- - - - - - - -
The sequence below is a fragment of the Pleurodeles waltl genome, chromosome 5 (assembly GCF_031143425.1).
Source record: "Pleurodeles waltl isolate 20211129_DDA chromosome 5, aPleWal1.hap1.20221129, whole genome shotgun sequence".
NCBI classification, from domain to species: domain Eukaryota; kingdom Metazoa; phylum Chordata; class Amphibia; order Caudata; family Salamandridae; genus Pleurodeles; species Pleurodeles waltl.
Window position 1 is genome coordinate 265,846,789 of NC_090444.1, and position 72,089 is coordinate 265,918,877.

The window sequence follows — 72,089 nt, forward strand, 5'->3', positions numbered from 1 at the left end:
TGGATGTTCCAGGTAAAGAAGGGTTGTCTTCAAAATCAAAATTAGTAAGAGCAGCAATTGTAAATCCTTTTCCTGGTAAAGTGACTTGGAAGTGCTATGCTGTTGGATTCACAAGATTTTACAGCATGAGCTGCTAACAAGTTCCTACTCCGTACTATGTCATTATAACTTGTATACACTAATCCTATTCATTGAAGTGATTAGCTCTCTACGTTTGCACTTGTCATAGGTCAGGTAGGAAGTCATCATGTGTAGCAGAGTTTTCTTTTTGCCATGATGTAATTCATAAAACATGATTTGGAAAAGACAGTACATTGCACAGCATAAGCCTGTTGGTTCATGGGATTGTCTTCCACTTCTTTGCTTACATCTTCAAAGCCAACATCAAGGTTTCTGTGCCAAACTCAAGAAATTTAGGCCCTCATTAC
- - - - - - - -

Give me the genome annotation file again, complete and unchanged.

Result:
The sequence below is a fragment of the Pleurodeles waltl genome, chromosome 5 (assembly GCF_031143425.1).
Source record: "Pleurodeles waltl isolate 20211129_DDA chromosome 5, aPleWal1.hap1.20221129, whole genome shotgun sequence".
NCBI classification, from domain to species: domain Eukaryota; kingdom Metazoa; phylum Chordata; class Amphibia; order Caudata; family Salamandridae; genus Pleurodeles; species Pleurodeles waltl.
Window position 1 is genome coordinate 265,846,789 of NC_090444.1, and position 72,089 is coordinate 265,918,877.

The window sequence follows — 72,089 nt, forward strand, 5'->3', positions numbered from 1 at the left end:
TGGATGTTCCAGGTAAAGAAGGGTTGTCTTCAAAATCAAAATTAGTAAGAGCAGCAATTGTAAATCCTTTTCCTGGTAAAGTGACTTGGAAGTGCTATGCTGTTGGATTCACAAGATTTTACAGCATGAGCTGCTAACAAGTTCCTACTCCGTACTATGTCATTATAACTTGTATACACTAATCCTATTCATTGAAGTGATTAGCTCTCTACGTTTGCACTTGTCATAGGTCAGGTAGGAAGTCATCATGTGTAGCAGAGTTTTCTTTTTGCCATGATGTAATTCATAAAACATGATTTGGAAAAGACAGTACATTGCACAGCATAAGCCTGTTGGTTCATGGGATTGTCTTCCACTTCTTTGCTTACATCTTCAAAGCCAACATCAAGGTTTCTGTGCCAAACTCAAGAAATTTAGGCCCTCATTAC